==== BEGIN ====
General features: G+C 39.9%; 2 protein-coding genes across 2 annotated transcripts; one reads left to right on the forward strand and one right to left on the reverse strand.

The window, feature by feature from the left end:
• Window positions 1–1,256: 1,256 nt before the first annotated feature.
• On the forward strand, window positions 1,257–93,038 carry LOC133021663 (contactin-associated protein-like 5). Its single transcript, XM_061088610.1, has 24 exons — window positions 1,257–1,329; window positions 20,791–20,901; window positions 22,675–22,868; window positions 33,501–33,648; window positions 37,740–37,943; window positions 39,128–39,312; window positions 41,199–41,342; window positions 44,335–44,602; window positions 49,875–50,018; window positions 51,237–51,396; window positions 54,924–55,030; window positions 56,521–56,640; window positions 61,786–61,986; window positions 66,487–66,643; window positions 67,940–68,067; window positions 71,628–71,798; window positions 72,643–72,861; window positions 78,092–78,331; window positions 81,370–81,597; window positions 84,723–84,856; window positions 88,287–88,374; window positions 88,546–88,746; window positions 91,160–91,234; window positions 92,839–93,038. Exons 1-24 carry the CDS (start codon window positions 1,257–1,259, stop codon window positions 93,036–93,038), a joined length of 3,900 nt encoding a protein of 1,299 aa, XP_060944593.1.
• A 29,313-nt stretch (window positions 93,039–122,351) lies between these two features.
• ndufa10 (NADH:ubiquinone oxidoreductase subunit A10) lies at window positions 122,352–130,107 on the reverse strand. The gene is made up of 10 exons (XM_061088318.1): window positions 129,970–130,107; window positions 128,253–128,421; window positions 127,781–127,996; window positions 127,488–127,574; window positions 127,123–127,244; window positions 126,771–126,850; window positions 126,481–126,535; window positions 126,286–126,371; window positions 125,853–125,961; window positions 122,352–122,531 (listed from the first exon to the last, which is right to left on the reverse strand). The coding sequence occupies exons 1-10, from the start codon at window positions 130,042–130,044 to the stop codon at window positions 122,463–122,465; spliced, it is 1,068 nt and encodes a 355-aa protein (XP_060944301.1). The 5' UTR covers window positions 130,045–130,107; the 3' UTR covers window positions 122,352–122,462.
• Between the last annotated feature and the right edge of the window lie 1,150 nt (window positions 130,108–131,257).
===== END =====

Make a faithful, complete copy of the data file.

General features: G+C 39.9%; 2 protein-coding genes across 2 annotated transcripts; one reads left to right on the forward strand and one right to left on the reverse strand.

The window, feature by feature from the left end:
• Window positions 1–1,256: 1,256 nt before the first annotated feature.
• On the forward strand, window positions 1,257–93,038 carry LOC133021663 (contactin-associated protein-like 5). Its single transcript, XM_061088610.1, has 24 exons — window positions 1,257–1,329; window positions 20,791–20,901; window positions 22,675–22,868; window positions 33,501–33,648; window positions 37,740–37,943; window positions 39,128–39,312; window positions 41,199–41,342; window positions 44,335–44,602; window positions 49,875–50,018; window positions 51,237–51,396; window positions 54,924–55,030; window positions 56,521–56,640; window positions 61,786–61,986; window positions 66,487–66,643; window positions 67,940–68,067; window positions 71,628–71,798; window positions 72,643–72,861; window positions 78,092–78,331; window positions 81,370–81,597; window positions 84,723–84,856; window positions 88,287–88,374; window positions 88,546–88,746; window positions 91,160–91,234; window positions 92,839–93,038. Exons 1-24 carry the CDS (start codon window positions 1,257–1,259, stop codon window positions 93,036–93,038), a joined length of 3,900 nt encoding a protein of 1,299 aa, XP_060944593.1.
• A 29,313-nt stretch (window positions 93,039–122,351) lies between these two features.
• ndufa10 (NADH:ubiquinone oxidoreductase subunit A10) lies at window positions 122,352–130,107 on the reverse strand. The gene is made up of 10 exons (XM_061088318.1): window positions 129,970–130,107; window positions 128,253–128,421; window positions 127,781–127,996; window positions 127,488–127,574; window positions 127,123–127,244; window positions 126,771–126,850; window positions 126,481–126,535; window positions 126,286–126,371; window positions 125,853–125,961; window positions 122,352–122,531 (listed from the first exon to the last, which is right to left on the reverse strand). The coding sequence occupies exons 1-10, from the start codon at window positions 130,042–130,044 to the stop codon at window positions 122,463–122,465; spliced, it is 1,068 nt and encodes a 355-aa protein (XP_060944301.1). The 5' UTR covers window positions 130,045–130,107; the 3' UTR covers window positions 122,352–122,462.
• Between the last annotated feature and the right edge of the window lie 1,150 nt (window positions 130,108–131,257).